ro, it means that the data on the
disk are mounted with read-only access. We just use this option to make sure we
can’t make any errors that could destroy this data, but you can mount the disk
with full read-write access if you prefer (just remove that option from the
command). Now, let’s see the contents of the partition:
cd /mnt/windows ls -l
You should see something like this:
root@sysresccd /mnt/windows % ls -l total 132856 -r-------- 1 root root 245 2008-08-05 19:36 boot.ini dr-x------ 1 root root 4096 2008-07-02 07:34 cygwin dr-x------ 1 root root 4096 2007-10-23 21:18 Documents and Settings -r-------- 1 root root 47772 2005-03-25 12:00 NTDETECT.COM -r-------- 1 root root 297072 2007-10-21 18:50 ntldr -r-------- 1 root root 16777216 2008-09-22 16:41 pagefile.sys dr-x------ 1 root root 4096 2008-08-10 19:07 Program Files dr-x------ 1 root root 0 2008-07-02 07:45 RECYCLER dr-x------ 1 root root 4096 2007-10-21 17:59 System Volume Information dr-x------ 1 root root 32768 2008-08-29 22:48 WINDOWS
If you want to browse your data, it’s recommended to use Midnight Commander.
mc in the console to get it. It’s a very intuitive tool similar
to Norton Commander that can be used to browse your disk. It can also be used to
copy, move, rename files and directories using the function keys. Press F10 to
exit from Midnight Commander.
There are multiple ways to backup your data. Using the network is recommended since it’s quick and it’s only limited by the amount of space there is on the other computer. The basic network configuration is not complex under Linux if you have an ethernet card.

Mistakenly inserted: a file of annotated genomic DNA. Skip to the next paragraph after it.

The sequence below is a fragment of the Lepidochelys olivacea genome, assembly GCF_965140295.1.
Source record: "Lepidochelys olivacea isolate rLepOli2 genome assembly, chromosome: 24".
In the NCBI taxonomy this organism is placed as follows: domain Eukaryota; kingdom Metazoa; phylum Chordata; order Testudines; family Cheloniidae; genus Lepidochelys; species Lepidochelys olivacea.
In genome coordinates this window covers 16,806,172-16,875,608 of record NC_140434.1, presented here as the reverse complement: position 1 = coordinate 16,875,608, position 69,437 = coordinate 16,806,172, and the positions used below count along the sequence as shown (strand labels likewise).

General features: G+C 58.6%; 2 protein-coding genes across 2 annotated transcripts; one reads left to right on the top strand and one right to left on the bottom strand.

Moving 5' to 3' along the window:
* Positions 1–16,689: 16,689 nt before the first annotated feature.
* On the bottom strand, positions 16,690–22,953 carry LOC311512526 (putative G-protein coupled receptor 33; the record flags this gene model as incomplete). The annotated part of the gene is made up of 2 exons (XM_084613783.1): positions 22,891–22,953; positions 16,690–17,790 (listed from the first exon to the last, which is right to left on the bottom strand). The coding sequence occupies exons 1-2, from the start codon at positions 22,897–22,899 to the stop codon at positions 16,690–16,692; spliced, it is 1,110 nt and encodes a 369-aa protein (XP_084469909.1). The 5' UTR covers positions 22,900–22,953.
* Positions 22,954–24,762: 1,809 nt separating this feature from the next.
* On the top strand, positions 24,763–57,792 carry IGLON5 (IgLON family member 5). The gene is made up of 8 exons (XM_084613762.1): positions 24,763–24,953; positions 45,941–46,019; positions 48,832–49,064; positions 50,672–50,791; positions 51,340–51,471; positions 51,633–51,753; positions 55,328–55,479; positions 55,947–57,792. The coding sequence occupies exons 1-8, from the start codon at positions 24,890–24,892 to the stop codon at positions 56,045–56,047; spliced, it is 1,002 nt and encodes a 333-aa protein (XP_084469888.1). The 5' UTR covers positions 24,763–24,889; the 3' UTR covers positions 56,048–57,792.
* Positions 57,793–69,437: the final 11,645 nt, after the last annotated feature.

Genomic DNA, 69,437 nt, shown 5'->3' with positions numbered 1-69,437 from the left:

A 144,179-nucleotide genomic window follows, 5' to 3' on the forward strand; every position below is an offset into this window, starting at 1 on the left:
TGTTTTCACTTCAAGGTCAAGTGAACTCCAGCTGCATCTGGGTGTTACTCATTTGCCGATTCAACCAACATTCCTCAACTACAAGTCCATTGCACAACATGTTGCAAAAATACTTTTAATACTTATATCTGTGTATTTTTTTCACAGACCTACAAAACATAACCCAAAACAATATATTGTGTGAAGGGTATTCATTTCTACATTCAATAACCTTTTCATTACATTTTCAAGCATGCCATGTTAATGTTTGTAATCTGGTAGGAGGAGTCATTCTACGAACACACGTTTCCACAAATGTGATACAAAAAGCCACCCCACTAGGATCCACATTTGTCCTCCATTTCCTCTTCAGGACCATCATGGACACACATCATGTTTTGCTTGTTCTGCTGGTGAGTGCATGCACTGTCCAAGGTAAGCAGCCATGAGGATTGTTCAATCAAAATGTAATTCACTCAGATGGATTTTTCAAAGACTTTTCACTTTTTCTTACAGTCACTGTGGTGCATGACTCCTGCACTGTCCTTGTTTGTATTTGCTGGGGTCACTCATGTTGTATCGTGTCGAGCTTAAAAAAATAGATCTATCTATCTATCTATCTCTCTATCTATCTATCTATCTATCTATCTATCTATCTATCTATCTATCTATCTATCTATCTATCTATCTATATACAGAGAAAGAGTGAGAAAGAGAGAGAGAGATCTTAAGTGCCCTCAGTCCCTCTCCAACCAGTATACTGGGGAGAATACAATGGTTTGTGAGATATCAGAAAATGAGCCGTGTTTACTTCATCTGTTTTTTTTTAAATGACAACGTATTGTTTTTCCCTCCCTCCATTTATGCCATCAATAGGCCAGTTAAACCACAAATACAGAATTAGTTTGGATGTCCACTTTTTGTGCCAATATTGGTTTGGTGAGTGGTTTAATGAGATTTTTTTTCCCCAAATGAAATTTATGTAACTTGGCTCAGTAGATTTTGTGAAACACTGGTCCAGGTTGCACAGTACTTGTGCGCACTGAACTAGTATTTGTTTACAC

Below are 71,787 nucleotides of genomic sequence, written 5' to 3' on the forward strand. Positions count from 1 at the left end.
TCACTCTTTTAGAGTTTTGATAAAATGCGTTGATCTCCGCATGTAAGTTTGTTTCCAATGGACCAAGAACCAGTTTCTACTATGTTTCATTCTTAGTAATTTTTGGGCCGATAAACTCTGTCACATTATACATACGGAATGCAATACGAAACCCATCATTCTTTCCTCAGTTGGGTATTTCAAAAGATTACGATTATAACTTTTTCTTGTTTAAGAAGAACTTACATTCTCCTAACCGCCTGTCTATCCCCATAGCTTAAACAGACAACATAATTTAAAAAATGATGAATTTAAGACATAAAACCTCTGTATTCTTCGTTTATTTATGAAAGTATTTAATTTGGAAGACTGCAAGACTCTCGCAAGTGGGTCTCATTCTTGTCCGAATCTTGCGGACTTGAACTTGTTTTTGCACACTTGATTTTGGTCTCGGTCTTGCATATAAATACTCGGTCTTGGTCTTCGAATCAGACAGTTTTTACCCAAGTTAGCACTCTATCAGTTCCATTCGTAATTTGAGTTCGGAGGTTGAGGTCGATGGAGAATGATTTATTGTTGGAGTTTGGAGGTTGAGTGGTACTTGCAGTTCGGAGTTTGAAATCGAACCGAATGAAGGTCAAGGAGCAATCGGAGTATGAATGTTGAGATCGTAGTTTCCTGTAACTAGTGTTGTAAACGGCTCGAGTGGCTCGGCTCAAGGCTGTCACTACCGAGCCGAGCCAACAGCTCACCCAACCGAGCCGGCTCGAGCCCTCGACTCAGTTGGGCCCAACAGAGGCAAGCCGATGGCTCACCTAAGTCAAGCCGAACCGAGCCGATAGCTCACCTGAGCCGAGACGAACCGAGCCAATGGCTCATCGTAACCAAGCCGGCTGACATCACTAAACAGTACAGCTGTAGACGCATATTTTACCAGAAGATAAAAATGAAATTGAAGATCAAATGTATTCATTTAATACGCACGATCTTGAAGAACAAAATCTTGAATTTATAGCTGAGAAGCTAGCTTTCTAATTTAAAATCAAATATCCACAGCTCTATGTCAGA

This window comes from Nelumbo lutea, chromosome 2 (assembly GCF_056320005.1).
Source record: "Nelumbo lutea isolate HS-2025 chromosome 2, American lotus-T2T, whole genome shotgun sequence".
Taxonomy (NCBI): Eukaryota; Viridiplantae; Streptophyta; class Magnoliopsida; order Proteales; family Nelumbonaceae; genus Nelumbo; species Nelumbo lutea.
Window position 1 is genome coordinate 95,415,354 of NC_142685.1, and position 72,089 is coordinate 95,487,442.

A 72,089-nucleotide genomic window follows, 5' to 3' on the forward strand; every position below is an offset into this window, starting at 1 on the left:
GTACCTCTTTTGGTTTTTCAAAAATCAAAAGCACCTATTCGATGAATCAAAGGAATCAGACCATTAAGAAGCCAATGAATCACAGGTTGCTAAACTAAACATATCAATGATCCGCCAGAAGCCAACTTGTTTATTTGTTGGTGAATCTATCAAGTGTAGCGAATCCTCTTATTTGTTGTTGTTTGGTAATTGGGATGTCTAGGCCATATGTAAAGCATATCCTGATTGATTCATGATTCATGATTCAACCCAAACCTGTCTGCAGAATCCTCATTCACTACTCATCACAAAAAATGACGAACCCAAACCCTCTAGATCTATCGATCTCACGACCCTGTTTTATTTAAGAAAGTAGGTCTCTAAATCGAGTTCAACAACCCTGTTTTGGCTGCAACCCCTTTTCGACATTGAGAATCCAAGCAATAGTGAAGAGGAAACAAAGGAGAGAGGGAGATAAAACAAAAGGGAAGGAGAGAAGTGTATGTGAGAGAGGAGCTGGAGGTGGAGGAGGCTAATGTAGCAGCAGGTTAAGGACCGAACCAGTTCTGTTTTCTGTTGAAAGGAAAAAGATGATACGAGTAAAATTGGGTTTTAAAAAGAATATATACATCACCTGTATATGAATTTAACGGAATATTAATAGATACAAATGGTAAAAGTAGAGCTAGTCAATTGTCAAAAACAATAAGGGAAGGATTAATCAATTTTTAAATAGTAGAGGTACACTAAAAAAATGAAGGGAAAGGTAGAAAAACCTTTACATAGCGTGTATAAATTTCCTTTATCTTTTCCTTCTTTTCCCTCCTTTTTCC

First, let’s check which cards are detected. There is no driver to install.
Linux comes with all the network drivers by default. The ethernet cards are
eth2, … under Linux. If you just have one
card it will be
eth0. If you have more that one card, keep in mind that
the first one may not be the one that you expect. In that case you can just
configure all the cards with the IP address and it should work. Type the
You should see a screen such as:
root@sysresccd /mnt/windows % ifconfig -a eth0 Link encap:Ethernet HWaddr 00:18:f3:ce:0e:36 inet addr:192.168.1.158 Bcast:192.168.1.255 Mask:255.255.255.0 UP BROADCAST MULTICAST MTU:1500 Metric:1 RX packets:0 errors:0 dropped:0 overruns:0 frame:0 TX packets:0 errors:0 dropped:0 overruns:0 carrier:0 collisions:0 txqueuelen:1000 RX bytes:0 (0.0 B) TX bytes:0 (0.0 B) Interrupt:16 Base address:0xe000
If the IP address is not yet configured, you can set a static IP address (and a
gateway if required) as follows: ifconfig eth0 192.168.1.158 netmask 255.255.255.0 route add default gw 192.168.1.254
To get a dynamic address via DHCP, just give the command:
In this section we will consider that the broken computer is using 192.168.1.158 and the computer to which you want to copy the data is 192.168.1.20.
Multiple protocols can be used to transfer your data. In this tutorial we will use the SCP/SSH protocol for several reasons:
The broken computer runs an OpenSSH server which means another computer can connect to it using port tcp/22 as long as it knows the password. The computer to which the data will be copied will have to run an SFTP client. We recommend Filezilla-client which is a very good free and multiplatform FTP/SFTP client. you can use it exactly as any other FTP client except the protocol will be SFTP. You could also use WinSCP if you prefer.
Now, we will have to set the password on the server side (on linux) so that we can connect from the other end. Just type the following command, and type the password twice (it won’t be displayed on the screen for security reasons):
Now the server is ready, you can go to the other computer (which is working), install Filezilla-client to it (Filezilla works on Windows and Linux), and do this:
You should now be connected to the OpenSSH server running on SystemRescueCd,
and you should see the local disk on one side of the window, and the remote
disk on the other side. If you don’t see your remote files, you have to go into
/mnt, and then into
When you have finished using SystemRescueCd, it’s recommended to unmount your windows partition, and then reboot the computer properly:
umount /mnt/windows reboot